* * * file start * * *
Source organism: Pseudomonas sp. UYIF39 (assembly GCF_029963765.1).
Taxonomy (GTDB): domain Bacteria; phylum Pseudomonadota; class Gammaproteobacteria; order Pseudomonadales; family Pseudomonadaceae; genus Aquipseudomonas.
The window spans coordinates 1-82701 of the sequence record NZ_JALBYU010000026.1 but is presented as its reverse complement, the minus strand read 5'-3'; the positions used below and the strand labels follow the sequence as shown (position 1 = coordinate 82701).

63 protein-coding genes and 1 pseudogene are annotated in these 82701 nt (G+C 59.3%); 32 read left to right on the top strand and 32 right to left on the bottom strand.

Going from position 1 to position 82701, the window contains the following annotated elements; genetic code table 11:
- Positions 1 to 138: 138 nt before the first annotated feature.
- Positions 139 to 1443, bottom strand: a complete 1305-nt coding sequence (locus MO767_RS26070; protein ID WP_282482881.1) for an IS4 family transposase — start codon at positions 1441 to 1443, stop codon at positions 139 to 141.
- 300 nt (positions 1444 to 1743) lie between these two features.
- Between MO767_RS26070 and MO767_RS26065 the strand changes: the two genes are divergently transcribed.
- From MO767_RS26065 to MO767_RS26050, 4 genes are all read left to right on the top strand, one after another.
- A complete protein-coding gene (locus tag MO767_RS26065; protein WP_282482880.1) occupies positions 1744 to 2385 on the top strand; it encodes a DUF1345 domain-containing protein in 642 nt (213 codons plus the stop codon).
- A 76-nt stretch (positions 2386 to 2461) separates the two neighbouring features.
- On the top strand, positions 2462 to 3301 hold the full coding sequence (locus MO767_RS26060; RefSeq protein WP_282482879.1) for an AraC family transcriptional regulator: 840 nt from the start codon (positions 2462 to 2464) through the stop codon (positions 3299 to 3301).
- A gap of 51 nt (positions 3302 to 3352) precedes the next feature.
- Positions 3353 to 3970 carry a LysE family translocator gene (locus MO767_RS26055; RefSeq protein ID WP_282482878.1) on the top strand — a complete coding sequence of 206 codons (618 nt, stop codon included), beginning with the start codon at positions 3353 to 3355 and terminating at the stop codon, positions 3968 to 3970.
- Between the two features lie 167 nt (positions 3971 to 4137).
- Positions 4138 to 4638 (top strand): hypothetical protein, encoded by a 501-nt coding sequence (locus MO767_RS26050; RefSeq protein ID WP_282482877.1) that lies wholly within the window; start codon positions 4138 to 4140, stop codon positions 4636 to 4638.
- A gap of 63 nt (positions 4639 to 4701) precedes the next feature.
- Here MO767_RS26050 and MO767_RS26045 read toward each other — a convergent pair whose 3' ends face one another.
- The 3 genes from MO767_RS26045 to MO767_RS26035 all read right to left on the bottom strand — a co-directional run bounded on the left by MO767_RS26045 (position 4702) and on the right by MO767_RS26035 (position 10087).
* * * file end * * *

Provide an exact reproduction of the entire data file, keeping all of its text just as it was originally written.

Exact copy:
Source organism: Pseudomonas sp. UYIF39 (assembly GCF_029963765.1).
Taxonomy (GTDB): domain Bacteria; phylum Pseudomonadota; class Gammaproteobacteria; order Pseudomonadales; family Pseudomonadaceae; genus Aquipseudomonas.
The window spans coordinates 1-82701 of the sequence record NZ_JALBYU010000026.1 but is presented as its reverse complement, the minus strand read 5'-3'; the positions used below and the strand labels follow the sequence as shown (position 1 = coordinate 82701).

63 protein-coding genes and 1 pseudogene are annotated in these 82701 nt (G+C 59.3%); 32 read left to right on the top strand and 32 right to left on the bottom strand.

Going from position 1 to position 82701, the window contains the following annotated elements; genetic code table 11:
- Positions 1 to 138: 138 nt before the first annotated feature.
- Positions 139 to 1443, bottom strand: a complete 1305-nt coding sequence (locus MO767_RS26070; protein ID WP_282482881.1) for an IS4 family transposase — start codon at positions 1441 to 1443, stop codon at positions 139 to 141.
- 300 nt (positions 1444 to 1743) lie between these two features.
- Between MO767_RS26070 and MO767_RS26065 the strand changes: the two genes are divergently transcribed.
- From MO767_RS26065 to MO767_RS26050, 4 genes are all read left to right on the top strand, one after another.
- A complete protein-coding gene (locus tag MO767_RS26065; protein WP_282482880.1) occupies positions 1744 to 2385 on the top strand; it encodes a DUF1345 domain-containing protein in 642 nt (213 codons plus the stop codon).
- A 76-nt stretch (positions 2386 to 2461) separates the two neighbouring features.
- On the top strand, positions 2462 to 3301 hold the full coding sequence (locus MO767_RS26060; RefSeq protein WP_282482879.1) for an AraC family transcriptional regulator: 840 nt from the start codon (positions 2462 to 2464) through the stop codon (positions 3299 to 3301).
- A gap of 51 nt (positions 3302 to 3352) precedes the next feature.
- Positions 3353 to 3970 carry a LysE family translocator gene (locus MO767_RS26055; RefSeq protein ID WP_282482878.1) on the top strand — a complete coding sequence of 206 codons (618 nt, stop codon included), beginning with the start codon at positions 3353 to 3355 and terminating at the stop codon, positions 3968 to 3970.
- Between the two features lie 167 nt (positions 3971 to 4137).
- Positions 4138 to 4638 (top strand): hypothetical protein, encoded by a 501-nt coding sequence (locus MO767_RS26050; RefSeq protein ID WP_282482877.1) that lies wholly within the window; start codon positions 4138 to 4140, stop codon positions 4636 to 4638.
- A gap of 63 nt (positions 4639 to 4701) precedes the next feature.
- Here MO767_RS26050 and MO767_RS26045 read toward each other — a convergent pair whose 3' ends face one another.
- The 3 genes from MO767_RS26045 to MO767_RS26035 all read right to left on the bottom strand — a co-directional run bounded on the left by MO767_RS26045 (position 4702) and on the right by MO767_RS26035 (position 10087).